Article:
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Friday, Feb 23, 2024

You Don’t Have to Know All the Details to Enjoy Wine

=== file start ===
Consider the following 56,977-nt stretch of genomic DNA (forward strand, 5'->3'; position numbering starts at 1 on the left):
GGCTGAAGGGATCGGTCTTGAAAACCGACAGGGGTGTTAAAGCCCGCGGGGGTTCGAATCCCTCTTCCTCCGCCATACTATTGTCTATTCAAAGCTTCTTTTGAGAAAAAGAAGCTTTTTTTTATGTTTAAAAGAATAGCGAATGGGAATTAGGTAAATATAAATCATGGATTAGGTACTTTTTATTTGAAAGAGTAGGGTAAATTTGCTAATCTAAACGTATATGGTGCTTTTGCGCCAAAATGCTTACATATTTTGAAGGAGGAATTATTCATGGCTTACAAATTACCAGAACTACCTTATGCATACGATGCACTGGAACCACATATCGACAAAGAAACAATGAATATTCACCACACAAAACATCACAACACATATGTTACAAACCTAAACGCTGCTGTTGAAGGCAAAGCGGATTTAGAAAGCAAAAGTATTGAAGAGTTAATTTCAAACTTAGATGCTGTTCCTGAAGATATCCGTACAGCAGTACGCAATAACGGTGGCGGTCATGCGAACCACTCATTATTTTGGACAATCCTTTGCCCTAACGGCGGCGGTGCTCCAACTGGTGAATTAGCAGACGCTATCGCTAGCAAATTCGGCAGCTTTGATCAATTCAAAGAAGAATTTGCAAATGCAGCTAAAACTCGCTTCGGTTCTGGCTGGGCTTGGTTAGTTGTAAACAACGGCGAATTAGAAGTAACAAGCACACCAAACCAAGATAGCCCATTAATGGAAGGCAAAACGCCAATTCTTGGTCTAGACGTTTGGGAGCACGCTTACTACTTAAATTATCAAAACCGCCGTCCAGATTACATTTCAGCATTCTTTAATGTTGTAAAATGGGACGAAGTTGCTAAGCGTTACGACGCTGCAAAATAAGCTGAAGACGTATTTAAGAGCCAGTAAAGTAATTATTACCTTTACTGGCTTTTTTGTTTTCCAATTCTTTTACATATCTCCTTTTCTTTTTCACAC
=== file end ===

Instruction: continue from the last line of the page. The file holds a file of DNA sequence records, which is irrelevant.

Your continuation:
Greetings fellow wine lovers! Today I’d like to talk to you about a couple of wine basics. As diligent “students” you may have already acquired some of this knowledge, but hopefully some of it will also be new and exciting. While I would never describe the enjoyment of a nice glass of wine as a “discipline”, I do believe, that from time to time it’s helpful and enjoyable to freshen up the basics. Wine is fermented grape juice it’s as simple as that. Your own wine knowledge may be simple or very extensive depending on your experience, but here’s a tip: Nobody will ever know all there is to know about wine, so don’t be intimidated sit back, relax and enjoy the ride! 1. All wines are made from grapes except the ones that are not. Let me clarify that statement. There are some wines on the market today, which are made solely from other types of fruits and do not contain grapes. These wines are mostly sweet or semi-sweet. All traditional wines are made from grapes and grapes alone. That notion might seem as basic as it gets, but I get a lot of questions from people, who after reading the wonderfully crafted wine tasting notes that accompany most wines, are wondering when the cherries or melons were added to the process. No cherries, melons, or fruits of any other kind are ever added to “normal” wines. Just like references to “chocolate”, “apple” or “leather”, these words are used only to describe the essence of what the wine tastes or smells like, not the actual ingredients from which it is made. If at first you have trouble identifying these various tastes or smells, don’t worry practice makes perfect. The inability to identify what a glass of wine tastes or smells like should never interfere with your enjoyment of the wine itself. Developing your ability to identify tastes and smells takes a little bit of well-placed dedication but can also be fun and add another dimension to the wine tasting experience. 2. White / Red or Pink White wines are made from white grapes. Red or Pink (rose or blush) wines are made from red (black) grapes. 3. From vine to wine: the basics of the wine making process. As grapes ripen on the vine, the flavors and natural sugars contained in the grapes continue to increase. Soil and climate also influence the flavors and quality of the grapes, and therefore the final product. Grapes are picked or harvested when they are ripe, sweet and juicy. The stems are usually removed before the grapes are gently crushed to break the skin. The large vat where yeast is added to the mixture of juice, skins and seeds is known as the fermentation tank. The fermentation process is the time during which the yeast eats the natural sugar of the grapes, thereby converting it into alcohol. All grape juice is clear. It is the pigment in the skins of the various grapes which provides wine with its color. Both red and white wines may be aged in either oak or stainless steel. Stainless steel is neutral, and therefore does not add any flavors to the wine. Due to the organic nature of oak barrels, flavors of vanilla, cherry, spice and smoke are sometimes manifested in the flavor of the wine. The aging process can last anywhere from a few months to a few years. At the end of the process the wine is bottled. Some wines are immediately released, while others remain at the winery for additional aging in the bottle. 4. That’s it. While it seems very simple, and actually is, having a basic understanding of grapes, wines and the process of wine making explained in the three paragraphs above, will help you maneuver your way more comfortably through the world of wine. Heck, if the three paragraphs above are the ONLY wine knowledge you ever want to acquire, so be it. This limited basic knowledge will never stand in your way of enjoying a wonderful glass of wine. If you would like to expand your knowledge, by all means, do so! In the coming months we will explore and expand upon some of the basics covered. We will also engage in one of my favorite pastimes sharing a few more wine stories from the old continent. As always I encourage you to please go out and continue your journey of discovery in the wonderful world of wine. Cheers! Peter Goossens is the Founder of the Loose Goose Wine Festival (the largest wine festival in the Los Angeles Area), and the Loose Goose Wine Society. He can be reached at 661-799-WINE or via email at goose@loosegoosewinefestival.com

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